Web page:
Women’s History Month provides us with the opportunity to consider the many aspects of women’s lives today. #MeToo and #TimesUp are just some of the many signs of our society’s growing recognition that gender-based violence occurs in our homes, in our prisons, and in our communities.

Below we share titles that challenge us to look at gender-based violence, consider strategies to respond and prevent it, and ultimately help women forge a path that moves them forward. #WomensHistoryMonth

A Hard Look at Domestic Violence

Decriminalizing Domestic Violence: A Balanced Policy Approach to Intimate Partner Violence by Leigh Goodmark

“A profound contribution to legal scholarship, the public policy debates, and, perhaps most importantly, the activist anti-violence community looking for social justice solutions.” —Beth E. Richie, author of Arrested Justice 

Read Leigh’s thoughts on rethinking our response to violent crime.

Abusive Endings: Separation and Divorce Violence against Women by Walter S. DeKeseredy, Molly Dragiewicz, Martin D. Schwartz

“A powerful resource for researchers, practitioners, policy makers, and all humans, inspiring us to challenge and alter our culture’s response to men’s violence against women.”Criminal Justice Studies

Read more for the authors on what happens when leaving is not enough, on image-based sexual abuse, and on what comes after #MeToo.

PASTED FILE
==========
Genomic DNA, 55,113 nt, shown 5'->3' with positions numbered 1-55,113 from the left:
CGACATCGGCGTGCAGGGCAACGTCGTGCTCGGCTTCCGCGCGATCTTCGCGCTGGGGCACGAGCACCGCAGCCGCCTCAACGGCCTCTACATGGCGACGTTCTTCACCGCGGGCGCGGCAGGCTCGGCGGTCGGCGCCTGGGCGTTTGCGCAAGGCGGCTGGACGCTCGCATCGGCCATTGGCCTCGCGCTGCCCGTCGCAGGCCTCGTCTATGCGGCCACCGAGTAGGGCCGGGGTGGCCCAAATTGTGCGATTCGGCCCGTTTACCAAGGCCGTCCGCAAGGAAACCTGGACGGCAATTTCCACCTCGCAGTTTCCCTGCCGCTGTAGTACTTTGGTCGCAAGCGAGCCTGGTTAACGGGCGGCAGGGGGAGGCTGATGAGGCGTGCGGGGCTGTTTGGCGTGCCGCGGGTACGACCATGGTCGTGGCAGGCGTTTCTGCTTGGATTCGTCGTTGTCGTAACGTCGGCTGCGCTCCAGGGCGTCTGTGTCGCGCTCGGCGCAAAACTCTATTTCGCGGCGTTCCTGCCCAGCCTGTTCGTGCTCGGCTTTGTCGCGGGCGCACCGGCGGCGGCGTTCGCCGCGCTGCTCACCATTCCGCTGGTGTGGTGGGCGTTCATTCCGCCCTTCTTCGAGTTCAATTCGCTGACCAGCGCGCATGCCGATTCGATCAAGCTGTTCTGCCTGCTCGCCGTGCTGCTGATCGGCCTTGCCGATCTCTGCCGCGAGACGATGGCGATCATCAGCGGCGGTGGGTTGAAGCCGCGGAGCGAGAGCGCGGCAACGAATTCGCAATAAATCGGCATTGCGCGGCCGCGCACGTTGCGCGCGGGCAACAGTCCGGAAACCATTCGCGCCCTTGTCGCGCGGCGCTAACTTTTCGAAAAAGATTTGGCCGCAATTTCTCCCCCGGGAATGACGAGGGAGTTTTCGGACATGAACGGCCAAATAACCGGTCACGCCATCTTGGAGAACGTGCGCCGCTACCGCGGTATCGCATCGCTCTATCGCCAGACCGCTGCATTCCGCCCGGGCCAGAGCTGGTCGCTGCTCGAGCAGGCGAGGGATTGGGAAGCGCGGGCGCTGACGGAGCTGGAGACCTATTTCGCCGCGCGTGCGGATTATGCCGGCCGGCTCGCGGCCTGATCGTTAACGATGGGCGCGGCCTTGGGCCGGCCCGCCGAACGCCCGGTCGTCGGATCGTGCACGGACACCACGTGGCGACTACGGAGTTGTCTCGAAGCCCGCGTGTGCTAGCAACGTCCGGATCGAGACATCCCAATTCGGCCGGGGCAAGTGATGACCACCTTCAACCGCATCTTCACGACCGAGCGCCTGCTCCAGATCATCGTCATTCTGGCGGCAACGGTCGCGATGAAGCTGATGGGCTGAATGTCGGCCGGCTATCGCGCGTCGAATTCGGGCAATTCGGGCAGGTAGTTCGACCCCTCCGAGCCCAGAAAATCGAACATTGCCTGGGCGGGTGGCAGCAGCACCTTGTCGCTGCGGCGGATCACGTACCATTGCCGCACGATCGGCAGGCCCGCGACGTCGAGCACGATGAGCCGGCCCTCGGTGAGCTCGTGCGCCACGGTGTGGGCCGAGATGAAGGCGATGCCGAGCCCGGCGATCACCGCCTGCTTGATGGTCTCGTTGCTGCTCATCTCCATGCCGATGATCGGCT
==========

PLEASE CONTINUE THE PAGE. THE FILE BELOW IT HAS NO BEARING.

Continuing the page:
LGBTQ Intimate Partner Violence: Lessons for Policy, Practice, and Research by Adam Messinger

“Brings to light an often-overlooked problem and offers practical suggestions for increasing protections and improving service provision for LGBTQ people who are victimized by intimate partners… compelling.”American Society of Criminology

Read Adam’s interview in Self on why people ask ‘who would believe me?’

Even in Prison

In Search of Safety: Confronting Inequality in Women’s Imprisonment by Barbara Owen, James Wells, and Joycelyn Pollock

“Theoretically and conceptually sophisticated… the authors provide a sound rationale for their proposed solutions, and they are likely to be applauded by many critical criminologists.”Critical Criminology

Read more from the authors on why women in prison deserve a #metoo movement too.





Jailcare: Finding the Safety Net for Women behind Bars by Carolyn Sufrin

“Essential reading for anyone who cares about women, children, and justice.”—Piper Kerman, author of Orange Is the New Black: My Year in a Women’s Prison

Read more from Carolyn on what happens when women don’t count in prison.

Resilience and Moving Forward

Journeys: Resilience and Growth for Survivors of Intimate Partner Abuse by Susan L. Miller

“Reveals the courage, tenacity, resistance, and even the humor displayed by survivors of intimate abuse in their journeys toward safety and recovery.  Shares the powerful transformations women undergo in the aftermath of abusive relationships.”—James Ptacek, editor of Restorative Justice and Violence Against Women

Read more from Susan on what resilience and growth looks like after adversity.